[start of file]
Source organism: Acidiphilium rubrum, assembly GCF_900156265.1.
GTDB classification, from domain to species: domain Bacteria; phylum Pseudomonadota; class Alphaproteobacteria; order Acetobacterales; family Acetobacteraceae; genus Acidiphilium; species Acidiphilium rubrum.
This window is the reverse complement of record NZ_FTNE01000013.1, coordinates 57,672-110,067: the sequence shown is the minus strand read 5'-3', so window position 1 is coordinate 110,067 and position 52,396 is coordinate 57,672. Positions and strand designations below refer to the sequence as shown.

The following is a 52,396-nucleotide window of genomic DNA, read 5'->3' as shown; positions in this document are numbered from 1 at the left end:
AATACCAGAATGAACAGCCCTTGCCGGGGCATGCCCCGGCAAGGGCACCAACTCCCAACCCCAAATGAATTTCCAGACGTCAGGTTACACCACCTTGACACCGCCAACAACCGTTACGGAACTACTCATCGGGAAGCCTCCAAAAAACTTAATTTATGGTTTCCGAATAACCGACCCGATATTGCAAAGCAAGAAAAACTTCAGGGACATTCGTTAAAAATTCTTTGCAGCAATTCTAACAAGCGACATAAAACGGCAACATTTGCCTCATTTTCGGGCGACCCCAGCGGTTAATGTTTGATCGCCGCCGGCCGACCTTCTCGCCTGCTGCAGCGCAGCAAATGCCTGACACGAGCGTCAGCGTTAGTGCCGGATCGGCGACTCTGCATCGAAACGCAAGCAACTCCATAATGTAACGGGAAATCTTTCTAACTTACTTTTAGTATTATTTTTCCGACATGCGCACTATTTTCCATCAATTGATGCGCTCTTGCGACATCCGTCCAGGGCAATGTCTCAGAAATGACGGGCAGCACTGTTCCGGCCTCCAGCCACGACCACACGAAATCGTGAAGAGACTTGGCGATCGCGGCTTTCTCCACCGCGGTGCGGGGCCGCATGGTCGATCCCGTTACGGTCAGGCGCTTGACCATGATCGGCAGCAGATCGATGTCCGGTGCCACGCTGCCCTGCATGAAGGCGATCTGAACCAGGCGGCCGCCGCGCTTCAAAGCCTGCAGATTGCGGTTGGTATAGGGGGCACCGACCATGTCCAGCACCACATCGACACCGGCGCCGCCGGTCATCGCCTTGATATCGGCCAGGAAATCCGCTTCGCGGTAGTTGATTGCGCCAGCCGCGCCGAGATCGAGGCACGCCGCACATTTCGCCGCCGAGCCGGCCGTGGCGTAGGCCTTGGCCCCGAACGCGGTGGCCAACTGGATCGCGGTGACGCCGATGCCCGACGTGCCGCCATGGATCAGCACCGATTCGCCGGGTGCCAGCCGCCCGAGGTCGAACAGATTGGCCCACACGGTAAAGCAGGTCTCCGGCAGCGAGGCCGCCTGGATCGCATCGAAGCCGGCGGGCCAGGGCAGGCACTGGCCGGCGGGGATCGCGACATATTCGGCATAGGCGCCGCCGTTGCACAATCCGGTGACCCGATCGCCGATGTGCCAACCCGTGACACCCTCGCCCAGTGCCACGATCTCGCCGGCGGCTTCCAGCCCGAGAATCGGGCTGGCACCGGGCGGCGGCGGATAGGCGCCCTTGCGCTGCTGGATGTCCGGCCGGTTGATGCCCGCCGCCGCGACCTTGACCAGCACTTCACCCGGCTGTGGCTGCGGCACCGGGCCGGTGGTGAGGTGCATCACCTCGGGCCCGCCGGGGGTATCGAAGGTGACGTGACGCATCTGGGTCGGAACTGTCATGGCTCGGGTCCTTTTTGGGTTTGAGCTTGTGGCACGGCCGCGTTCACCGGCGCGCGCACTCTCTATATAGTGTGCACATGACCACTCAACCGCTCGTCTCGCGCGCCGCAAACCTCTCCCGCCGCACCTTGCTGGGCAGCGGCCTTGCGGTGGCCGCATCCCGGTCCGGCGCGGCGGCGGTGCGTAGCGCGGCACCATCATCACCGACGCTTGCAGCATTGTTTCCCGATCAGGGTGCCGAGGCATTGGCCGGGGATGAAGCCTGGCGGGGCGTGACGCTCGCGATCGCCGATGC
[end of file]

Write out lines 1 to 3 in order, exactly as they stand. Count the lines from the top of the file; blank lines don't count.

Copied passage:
Source organism: Acidiphilium rubrum, assembly GCF_900156265.1.
GTDB classification, from domain to species: domain Bacteria; phylum Pseudomonadota; class Alphaproteobacteria; order Acetobacterales; family Acetobacteraceae; genus Acidiphilium; species Acidiphilium rubrum.
This window is the reverse complement of record NZ_FTNE01000013.1, coordinates 57,672-110,067: the sequence shown is the minus strand read 5'-3', so window position 1 is coordinate 110,067 and position 52,396 is coordinate 57,672. Positions and strand designations below refer to the sequence as shown.